In this file photo taken on January 10, 2017 commuters wait on a platform to catch a train toward central London at Clapham Junction station after strike action by Southern Rail caused another morning of travel disruption in the British captial. Photograph:( AFP )
Coinciding with major events including the Glastonbury music festival, rail union the RMT has said that more than 50,000 workers will take part in a three-day national strike
In a row over pay as soaring inflation erodes earnings, the UK's railway network this week faces its biggest strike action in more than three decades.
Coinciding with major events including the Glastonbury music festival, rail union the RMT has said that more than 50,000 workers will take part in a three-day national strike.
Although schools have warned that thousands of teenagers taking national exams will also be affected, RMT argues that the strikes are necessary as wages have failed to keep pace with inflation.
Andrew Haines, chief executive of Network Rail, which looks after the country's rail tracks, told BBC that "Talks have not progressed as far as I had hoped and so we must prepare for a needless national rail strike and the damaging impact it will have."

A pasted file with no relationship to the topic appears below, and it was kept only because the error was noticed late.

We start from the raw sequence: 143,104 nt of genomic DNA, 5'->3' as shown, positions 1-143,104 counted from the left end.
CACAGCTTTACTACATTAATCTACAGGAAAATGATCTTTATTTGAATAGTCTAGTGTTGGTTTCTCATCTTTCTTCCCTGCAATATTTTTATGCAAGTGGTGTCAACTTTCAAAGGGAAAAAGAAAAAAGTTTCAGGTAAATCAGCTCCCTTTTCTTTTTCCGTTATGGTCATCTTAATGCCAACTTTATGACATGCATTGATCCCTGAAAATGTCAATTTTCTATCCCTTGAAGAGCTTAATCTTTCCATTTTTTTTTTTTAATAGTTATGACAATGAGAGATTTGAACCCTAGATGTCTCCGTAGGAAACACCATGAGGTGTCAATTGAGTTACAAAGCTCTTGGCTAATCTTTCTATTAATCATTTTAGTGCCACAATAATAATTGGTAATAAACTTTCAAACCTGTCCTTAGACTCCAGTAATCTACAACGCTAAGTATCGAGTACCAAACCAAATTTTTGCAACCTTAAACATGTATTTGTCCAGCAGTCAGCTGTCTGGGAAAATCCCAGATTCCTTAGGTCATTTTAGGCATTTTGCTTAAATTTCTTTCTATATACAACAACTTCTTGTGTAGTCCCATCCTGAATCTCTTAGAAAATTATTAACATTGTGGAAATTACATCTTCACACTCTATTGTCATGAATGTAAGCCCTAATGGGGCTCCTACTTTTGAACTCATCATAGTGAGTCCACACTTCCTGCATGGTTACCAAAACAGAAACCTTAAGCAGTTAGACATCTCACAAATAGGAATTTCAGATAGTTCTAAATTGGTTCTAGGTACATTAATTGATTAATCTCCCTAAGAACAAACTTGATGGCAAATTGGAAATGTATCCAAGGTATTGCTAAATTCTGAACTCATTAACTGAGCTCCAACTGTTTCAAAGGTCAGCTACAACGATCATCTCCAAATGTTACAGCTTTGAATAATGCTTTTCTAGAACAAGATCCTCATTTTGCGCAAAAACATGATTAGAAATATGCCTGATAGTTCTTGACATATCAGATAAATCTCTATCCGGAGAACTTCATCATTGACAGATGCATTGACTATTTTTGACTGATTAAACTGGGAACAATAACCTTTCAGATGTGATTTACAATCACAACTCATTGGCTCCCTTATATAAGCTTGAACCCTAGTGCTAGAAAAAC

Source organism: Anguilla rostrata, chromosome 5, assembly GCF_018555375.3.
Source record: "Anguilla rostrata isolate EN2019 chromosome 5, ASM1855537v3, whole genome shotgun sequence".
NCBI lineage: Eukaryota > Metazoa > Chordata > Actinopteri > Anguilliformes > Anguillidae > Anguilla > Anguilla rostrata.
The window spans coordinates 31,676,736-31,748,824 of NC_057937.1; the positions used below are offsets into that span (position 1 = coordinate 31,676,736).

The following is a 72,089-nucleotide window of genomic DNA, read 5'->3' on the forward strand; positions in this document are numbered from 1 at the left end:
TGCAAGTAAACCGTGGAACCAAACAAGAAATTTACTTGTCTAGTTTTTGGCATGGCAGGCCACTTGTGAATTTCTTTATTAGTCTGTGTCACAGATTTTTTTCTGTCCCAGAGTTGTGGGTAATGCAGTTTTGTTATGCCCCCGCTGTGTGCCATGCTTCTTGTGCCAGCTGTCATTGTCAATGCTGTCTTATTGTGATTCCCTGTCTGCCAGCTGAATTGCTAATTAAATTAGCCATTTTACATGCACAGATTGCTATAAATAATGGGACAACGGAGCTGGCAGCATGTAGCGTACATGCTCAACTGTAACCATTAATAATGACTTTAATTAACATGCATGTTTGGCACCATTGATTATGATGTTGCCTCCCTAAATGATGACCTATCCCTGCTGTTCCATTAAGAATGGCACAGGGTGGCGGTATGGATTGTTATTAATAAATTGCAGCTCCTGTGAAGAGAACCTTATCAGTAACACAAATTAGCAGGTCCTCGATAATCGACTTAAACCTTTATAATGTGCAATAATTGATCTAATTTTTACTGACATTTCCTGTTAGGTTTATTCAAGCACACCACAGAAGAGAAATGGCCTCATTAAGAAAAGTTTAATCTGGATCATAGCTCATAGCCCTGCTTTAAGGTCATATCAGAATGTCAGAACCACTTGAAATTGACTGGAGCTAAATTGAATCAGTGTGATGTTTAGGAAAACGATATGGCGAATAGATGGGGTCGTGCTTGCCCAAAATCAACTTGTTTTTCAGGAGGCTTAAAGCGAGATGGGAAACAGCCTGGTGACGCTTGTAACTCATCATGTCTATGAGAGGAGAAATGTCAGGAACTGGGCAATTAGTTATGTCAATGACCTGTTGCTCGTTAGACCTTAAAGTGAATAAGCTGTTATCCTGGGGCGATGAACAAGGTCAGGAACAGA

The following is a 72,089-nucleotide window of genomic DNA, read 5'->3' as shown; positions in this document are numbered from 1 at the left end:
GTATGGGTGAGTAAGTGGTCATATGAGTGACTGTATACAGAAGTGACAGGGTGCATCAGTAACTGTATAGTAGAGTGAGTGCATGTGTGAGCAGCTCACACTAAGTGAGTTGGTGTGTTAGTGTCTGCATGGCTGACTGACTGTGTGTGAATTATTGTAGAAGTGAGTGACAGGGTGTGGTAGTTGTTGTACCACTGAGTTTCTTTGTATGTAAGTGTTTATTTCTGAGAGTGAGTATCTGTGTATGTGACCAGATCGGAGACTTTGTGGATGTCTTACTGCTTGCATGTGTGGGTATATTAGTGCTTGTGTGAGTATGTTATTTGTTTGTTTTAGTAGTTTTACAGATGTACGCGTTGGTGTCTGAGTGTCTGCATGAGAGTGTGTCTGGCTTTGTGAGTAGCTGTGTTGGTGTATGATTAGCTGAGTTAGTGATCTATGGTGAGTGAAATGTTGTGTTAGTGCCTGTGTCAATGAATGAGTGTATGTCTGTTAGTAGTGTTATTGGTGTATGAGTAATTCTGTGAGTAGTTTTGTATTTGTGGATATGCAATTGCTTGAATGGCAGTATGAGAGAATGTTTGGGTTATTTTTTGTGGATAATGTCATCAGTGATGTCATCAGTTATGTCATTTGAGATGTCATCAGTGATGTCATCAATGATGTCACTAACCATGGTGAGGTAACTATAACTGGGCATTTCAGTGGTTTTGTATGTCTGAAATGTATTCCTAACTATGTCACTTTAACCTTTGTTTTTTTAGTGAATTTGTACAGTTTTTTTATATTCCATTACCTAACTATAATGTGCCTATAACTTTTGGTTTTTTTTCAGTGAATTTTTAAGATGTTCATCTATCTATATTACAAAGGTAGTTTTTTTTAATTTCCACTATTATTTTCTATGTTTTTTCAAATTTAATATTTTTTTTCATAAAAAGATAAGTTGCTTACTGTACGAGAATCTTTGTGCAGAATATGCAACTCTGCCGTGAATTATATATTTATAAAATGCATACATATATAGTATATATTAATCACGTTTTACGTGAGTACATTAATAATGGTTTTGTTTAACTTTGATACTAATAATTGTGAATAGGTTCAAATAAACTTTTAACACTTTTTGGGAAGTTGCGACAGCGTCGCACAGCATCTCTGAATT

After the lifting of coronavirus pandemic lockdowns, jobs are also at risk as passenger traffic is yet to fully recover.
Following Russia's invasion of Ukraine, countries all across the globe are being hit by decades-high inflation despite easing of Covid restrictions.
According to the RMT, the strikes, which are the biggest dispute on Britain's railway network since 1989, will begin on Tuesday will take place every alternate day till Saturday.
With lines not affected by strike action nevertheless reducing services, rail operators have warned of disruption throughout the week after the union also announced a 24-hour walkout of its members on the Tube.
Causing long delays and frustration for passengers, the strikes are likely to compound travel chaos in the aviation sector, after airlines were forced to cut flights due to staff shortages.
(With inputs from agencies)
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